The poulaine, the shoe with long pointed toes of the previous period had fallen out of fashion. It is possible that the end of the poulaine was foretold by episodes such as the death of Duke Leopold III of Austria. It is said that he died because his long pointed shoes impeded him from escaping his assassins. Whether the story has any truth, it is safe to assume that the exaggerated toes of the poulaine became clumsy and inconvenient for most tasks, and would eventually give way to a more reasonable style.
At the beginning of this period, the slipper shoes of the late Gothic period reappeared without the exaggerated toes. These shoes resembled modern ballet slippers in many respects. It would not take long before the toes of these shoes became wider and square. The shoes, which are said to have developed because Charles VIII had six toes on one foot, were called “duck-billed” because of their width at the toe.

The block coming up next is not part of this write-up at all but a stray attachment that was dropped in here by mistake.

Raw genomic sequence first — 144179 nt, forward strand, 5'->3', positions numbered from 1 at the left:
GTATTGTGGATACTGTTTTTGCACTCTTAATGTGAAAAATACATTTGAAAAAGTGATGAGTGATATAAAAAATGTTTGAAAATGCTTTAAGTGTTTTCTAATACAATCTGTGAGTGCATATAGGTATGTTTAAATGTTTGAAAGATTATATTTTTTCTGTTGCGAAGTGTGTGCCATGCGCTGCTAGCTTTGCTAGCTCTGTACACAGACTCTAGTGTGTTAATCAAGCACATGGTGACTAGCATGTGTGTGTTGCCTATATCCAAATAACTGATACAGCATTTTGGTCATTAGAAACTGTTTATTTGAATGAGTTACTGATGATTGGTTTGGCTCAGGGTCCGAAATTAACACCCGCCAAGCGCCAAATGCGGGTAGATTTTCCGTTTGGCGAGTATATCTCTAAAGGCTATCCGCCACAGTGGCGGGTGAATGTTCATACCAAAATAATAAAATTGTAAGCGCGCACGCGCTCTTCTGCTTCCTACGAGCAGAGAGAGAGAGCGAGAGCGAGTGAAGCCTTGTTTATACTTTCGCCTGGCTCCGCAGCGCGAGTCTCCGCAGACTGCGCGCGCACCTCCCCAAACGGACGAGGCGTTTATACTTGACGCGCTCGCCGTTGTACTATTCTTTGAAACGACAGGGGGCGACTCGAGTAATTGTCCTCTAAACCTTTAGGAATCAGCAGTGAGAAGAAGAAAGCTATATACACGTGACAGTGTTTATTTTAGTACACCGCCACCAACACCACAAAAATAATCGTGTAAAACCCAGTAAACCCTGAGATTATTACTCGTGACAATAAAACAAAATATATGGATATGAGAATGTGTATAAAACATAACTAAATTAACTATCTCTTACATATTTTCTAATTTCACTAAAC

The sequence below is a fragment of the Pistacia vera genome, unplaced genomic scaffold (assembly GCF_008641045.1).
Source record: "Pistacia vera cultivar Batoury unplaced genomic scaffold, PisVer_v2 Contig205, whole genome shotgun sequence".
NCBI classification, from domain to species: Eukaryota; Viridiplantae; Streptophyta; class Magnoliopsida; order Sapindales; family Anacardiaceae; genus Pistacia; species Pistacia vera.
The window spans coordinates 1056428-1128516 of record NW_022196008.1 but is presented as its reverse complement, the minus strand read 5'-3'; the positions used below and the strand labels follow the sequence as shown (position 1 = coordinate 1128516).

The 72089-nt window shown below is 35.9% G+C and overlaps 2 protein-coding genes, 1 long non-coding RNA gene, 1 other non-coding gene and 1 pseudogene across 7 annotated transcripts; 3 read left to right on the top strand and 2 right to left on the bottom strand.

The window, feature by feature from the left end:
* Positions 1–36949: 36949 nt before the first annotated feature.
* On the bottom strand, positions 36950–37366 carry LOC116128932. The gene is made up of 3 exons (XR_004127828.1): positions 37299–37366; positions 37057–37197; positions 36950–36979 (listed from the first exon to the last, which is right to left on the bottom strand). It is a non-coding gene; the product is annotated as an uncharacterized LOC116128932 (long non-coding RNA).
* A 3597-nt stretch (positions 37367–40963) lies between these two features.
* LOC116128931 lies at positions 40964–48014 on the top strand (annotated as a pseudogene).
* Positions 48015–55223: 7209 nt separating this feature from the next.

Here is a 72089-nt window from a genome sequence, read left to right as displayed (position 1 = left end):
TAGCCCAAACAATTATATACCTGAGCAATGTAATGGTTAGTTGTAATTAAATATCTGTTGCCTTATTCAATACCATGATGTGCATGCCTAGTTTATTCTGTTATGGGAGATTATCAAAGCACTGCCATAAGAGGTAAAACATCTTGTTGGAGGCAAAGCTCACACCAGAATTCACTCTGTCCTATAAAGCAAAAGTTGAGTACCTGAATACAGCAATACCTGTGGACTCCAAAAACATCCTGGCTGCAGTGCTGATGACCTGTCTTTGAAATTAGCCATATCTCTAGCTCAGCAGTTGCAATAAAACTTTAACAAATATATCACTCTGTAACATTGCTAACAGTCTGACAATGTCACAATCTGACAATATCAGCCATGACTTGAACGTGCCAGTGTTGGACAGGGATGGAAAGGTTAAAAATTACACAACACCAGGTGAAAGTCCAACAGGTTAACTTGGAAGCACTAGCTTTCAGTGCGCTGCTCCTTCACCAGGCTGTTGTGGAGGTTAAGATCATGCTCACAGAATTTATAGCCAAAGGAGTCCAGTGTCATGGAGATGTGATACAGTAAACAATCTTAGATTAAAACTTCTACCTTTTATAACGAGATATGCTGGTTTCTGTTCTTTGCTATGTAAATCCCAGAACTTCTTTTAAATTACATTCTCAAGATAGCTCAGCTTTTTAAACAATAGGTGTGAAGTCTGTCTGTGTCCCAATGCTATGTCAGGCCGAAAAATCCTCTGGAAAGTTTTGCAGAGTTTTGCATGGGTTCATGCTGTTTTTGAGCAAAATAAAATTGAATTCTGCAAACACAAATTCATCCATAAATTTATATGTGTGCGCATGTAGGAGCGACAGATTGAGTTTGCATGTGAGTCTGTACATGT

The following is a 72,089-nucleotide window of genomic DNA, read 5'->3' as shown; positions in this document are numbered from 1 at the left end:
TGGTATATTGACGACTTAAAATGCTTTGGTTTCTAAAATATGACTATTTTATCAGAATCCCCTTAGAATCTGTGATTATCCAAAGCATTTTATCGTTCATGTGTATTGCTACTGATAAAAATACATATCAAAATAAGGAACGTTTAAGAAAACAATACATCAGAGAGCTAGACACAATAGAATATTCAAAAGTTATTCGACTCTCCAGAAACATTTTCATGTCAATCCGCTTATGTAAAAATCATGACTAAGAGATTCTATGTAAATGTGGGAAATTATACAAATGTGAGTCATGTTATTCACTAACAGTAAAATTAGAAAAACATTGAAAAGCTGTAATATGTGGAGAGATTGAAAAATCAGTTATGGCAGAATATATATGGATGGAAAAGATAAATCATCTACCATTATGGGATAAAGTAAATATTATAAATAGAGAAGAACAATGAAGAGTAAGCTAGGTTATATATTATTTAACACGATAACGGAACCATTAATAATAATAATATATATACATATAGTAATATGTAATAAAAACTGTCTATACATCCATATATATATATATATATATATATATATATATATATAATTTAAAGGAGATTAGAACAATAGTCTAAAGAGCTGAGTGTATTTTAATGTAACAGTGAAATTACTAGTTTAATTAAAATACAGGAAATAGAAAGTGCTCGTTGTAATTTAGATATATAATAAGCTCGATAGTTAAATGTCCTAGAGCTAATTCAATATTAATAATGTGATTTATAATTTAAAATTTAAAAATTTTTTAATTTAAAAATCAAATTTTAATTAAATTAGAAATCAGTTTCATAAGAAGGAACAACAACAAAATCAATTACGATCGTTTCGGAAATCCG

Like the clothing of the time, these shoes were slashed with puffs of fabric pulled through the cuts. The shoes were generally without heels, and were fastened with laces or buckled straps.